How to Run a Car Amp on AC Powerby William Kinsey
Cars operate on a 12-volt electrical system, which provides a lot of current at low voltage. Car amplifiers are designed to use the direct current (DC) from the car’s battery and alternator for power. This is different from a home electrical system, which uses alternating current (AC) and provides 110 to 120 volts at a lower current. To run a car amp from an AC circuit, you must first convert from AC to DC power.
Unplug the power supply and make sure it is switched off. The power supply will provide the power needed by the amplifier. Power supplies take alternating current and convert it into direct current. First, the alternating current goes through a transformer, which steps down the voltage and increases the current level. Then a bridge rectifier--a set of four diodes that allow current to flow in only one direction--forces the output of the transformer to stay constant.
Remove 1/2 inch of insulation off one end of the red power wire and connect it to the positive power screw terminal on the amplifier. Remove 1 inch of insulation off the other end of the red power wire. Connect it to the positive output terminal of the power supply.
Remove 1/2 inch of insulation off one end of the black ground wire and connect it to the negative/ground screw terminal on the amplifier. Remove 1 inch of insulation off the other end of the black ground wire and connect it to the negative output terminal of the power supply.
Connect a small 12-gauge wire from the “remote” screw terminal on the amplifier to one side of the 12-volt switch. Connect a second 12-gauge wire to the other side of the 12-volt switch. The other end of the second wire must be connected to the positive output terminal of the power supply. Every amplifier has a remote terminal, which turns the amplifier on and off. When 12 volts is applied to the remote, the amplifier will turn on. The purpose of the 12-volt switch is to provide a way to turn the amplifier on and off without having to physically connect and disconnect the remote wire.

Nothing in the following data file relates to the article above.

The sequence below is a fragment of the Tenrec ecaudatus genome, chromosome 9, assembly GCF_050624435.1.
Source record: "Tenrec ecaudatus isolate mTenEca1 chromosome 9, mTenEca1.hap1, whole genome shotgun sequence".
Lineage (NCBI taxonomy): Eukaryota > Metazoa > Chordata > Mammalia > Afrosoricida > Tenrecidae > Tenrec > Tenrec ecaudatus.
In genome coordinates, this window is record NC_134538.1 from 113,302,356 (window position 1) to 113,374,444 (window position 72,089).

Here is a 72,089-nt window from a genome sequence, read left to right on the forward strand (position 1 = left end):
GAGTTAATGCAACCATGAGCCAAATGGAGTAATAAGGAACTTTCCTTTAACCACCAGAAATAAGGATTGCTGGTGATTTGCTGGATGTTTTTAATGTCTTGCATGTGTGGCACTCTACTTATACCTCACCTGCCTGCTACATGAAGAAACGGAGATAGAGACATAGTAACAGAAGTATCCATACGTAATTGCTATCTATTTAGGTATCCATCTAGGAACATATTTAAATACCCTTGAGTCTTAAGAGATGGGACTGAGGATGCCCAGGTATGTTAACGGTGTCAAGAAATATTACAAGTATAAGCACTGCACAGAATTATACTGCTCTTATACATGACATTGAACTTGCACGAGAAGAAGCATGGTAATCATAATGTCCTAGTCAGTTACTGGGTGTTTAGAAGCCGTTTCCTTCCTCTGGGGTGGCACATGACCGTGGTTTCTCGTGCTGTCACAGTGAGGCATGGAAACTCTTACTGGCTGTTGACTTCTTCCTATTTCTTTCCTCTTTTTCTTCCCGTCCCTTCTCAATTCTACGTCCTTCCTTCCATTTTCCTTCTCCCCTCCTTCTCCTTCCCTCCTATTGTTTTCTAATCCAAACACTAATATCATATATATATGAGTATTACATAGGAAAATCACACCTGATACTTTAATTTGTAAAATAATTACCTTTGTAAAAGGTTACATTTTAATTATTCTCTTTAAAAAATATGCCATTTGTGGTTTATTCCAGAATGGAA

Plug in the power supply, switch it on and set the power knob to 12 volts. Turn the remote switch to the "on" position. The amplifier power indicator should be on, indicating the amplifier is ready.
Things You'll Need
- 12-volt power supply.
- Red power wire
- Black ground wire
- Wire strippers
- Wire cutters
- 12-volt switch
William Kinsey lives in Concord, N.C. He started writing articles in March 2009, which have appeared on Autos.com and CarsDirect.com. He currently holds a Bachelor of Science in electrical engineering from the University of North Carolina at Charlotte and a Master of Business Administration from the University of Phoenix. He also has several years experience as an outside plant engineer and planner with AT&T. He also currently owns and operates Sophisticated Curves, an online fashion mall that caters to the needs of plus size women.